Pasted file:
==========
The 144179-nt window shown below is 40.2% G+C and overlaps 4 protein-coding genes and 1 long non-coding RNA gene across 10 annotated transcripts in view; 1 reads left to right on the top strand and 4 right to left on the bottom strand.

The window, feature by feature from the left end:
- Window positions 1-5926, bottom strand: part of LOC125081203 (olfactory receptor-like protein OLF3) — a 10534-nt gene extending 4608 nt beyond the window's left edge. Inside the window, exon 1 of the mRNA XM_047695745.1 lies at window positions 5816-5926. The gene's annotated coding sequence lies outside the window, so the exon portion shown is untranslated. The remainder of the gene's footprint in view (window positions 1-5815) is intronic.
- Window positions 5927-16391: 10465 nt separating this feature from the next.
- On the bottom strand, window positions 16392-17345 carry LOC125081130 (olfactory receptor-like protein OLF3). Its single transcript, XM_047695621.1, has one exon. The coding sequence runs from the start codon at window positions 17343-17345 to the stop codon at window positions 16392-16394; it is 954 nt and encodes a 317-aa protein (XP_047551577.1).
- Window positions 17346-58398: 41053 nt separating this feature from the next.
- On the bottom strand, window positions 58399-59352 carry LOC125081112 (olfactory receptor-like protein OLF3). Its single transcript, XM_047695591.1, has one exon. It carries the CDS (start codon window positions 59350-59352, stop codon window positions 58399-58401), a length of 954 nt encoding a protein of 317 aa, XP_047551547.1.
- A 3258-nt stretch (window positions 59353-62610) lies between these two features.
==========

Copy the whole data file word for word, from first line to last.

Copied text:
The 144179-nt window shown below is 40.2% G+C and overlaps 4 protein-coding genes and 1 long non-coding RNA gene across 10 annotated transcripts in view; 1 reads left to right on the top strand and 4 right to left on the bottom strand.

The window, feature by feature from the left end:
- Window positions 1-5926, bottom strand: part of LOC125081203 (olfactory receptor-like protein OLF3) — a 10534-nt gene extending 4608 nt beyond the window's left edge. Inside the window, exon 1 of the mRNA XM_047695745.1 lies at window positions 5816-5926. The gene's annotated coding sequence lies outside the window, so the exon portion shown is untranslated. The remainder of the gene's footprint in view (window positions 1-5815) is intronic.
- Window positions 5927-16391: 10465 nt separating this feature from the next.
- On the bottom strand, window positions 16392-17345 carry LOC125081130 (olfactory receptor-like protein OLF3). Its single transcript, XM_047695621.1, has one exon. The coding sequence runs from the start codon at window positions 17343-17345 to the stop codon at window positions 16392-16394; it is 954 nt and encodes a 317-aa protein (XP_047551577.1).
- Window positions 17346-58398: 41053 nt separating this feature from the next.
- On the bottom strand, window positions 58399-59352 carry LOC125081112 (olfactory receptor-like protein OLF3). Its single transcript, XM_047695591.1, has one exon. It carries the CDS (start codon window positions 59350-59352, stop codon window positions 58399-58401), a length of 954 nt encoding a protein of 317 aa, XP_047551547.1.
- A 3258-nt stretch (window positions 59353-62610) lies between these two features.